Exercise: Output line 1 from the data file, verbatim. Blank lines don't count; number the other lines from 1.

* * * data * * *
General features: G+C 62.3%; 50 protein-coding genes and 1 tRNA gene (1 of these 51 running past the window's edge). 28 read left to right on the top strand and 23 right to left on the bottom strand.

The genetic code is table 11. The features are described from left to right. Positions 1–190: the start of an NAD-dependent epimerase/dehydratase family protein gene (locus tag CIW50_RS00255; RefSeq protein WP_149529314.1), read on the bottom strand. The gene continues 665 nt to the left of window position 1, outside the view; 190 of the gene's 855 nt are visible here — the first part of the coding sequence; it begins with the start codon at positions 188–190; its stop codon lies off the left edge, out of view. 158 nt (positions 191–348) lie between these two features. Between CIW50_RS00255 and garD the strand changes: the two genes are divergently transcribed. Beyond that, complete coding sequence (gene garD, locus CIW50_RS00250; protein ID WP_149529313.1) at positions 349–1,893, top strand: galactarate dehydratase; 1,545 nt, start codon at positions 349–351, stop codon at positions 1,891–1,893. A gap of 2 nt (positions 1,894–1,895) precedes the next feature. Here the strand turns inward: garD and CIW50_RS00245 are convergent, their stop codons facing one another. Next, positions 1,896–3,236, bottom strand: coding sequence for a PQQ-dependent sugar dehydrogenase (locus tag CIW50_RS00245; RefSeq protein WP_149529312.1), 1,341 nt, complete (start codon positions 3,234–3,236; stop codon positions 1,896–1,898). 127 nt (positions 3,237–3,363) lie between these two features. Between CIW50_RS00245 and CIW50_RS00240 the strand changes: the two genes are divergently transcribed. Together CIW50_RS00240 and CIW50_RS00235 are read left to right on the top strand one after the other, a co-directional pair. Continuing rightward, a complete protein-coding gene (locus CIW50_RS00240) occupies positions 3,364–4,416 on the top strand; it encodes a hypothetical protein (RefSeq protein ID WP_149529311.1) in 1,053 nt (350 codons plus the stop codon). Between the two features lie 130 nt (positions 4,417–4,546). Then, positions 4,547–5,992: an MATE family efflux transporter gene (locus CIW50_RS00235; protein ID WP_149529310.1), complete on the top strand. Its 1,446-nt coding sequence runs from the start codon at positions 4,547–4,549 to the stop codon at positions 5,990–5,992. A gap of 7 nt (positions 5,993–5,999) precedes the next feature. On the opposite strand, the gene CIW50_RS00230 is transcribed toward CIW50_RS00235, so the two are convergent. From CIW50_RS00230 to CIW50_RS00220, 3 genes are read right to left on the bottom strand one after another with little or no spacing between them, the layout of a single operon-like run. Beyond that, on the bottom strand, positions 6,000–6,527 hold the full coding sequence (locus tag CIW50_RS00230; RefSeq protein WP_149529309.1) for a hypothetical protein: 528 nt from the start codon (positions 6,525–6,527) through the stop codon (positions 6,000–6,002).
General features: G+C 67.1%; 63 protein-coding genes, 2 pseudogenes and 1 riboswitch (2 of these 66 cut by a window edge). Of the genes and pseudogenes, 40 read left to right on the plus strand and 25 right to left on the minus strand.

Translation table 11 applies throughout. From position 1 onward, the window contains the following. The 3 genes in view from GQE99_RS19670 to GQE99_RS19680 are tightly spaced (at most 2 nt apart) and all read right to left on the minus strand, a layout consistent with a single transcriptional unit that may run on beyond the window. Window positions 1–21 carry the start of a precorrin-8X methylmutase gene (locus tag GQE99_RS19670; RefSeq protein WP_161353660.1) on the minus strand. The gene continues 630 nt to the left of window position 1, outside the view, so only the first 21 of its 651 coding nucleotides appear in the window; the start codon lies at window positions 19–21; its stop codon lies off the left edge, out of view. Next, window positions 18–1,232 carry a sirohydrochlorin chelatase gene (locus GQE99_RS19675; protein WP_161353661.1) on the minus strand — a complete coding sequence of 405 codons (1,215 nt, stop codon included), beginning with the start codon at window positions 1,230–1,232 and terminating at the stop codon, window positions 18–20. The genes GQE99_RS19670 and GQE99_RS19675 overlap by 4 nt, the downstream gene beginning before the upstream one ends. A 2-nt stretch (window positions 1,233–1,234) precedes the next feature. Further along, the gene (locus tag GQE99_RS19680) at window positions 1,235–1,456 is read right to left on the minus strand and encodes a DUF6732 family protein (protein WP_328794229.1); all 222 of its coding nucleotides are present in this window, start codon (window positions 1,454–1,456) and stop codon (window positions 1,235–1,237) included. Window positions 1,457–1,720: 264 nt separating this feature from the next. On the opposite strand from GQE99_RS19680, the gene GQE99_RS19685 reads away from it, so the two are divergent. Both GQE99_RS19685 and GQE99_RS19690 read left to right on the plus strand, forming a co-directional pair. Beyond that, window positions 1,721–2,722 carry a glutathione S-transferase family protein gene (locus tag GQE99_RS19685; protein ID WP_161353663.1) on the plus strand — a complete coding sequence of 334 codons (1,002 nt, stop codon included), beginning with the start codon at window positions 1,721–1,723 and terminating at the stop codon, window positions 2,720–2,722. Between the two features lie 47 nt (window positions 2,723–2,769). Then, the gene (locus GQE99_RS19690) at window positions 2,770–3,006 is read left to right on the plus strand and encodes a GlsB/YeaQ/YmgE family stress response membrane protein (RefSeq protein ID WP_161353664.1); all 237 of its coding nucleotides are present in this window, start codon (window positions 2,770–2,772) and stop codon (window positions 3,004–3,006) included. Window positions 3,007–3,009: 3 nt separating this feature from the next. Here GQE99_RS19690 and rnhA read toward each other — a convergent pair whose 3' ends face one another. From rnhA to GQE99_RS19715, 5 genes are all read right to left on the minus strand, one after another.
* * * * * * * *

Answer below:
General features: G+C 62.3%; 50 protein-coding genes and 1 tRNA gene (1 of these 51 running past the window's edge). 28 read left to right on the top strand and 23 right to left on the bottom strand.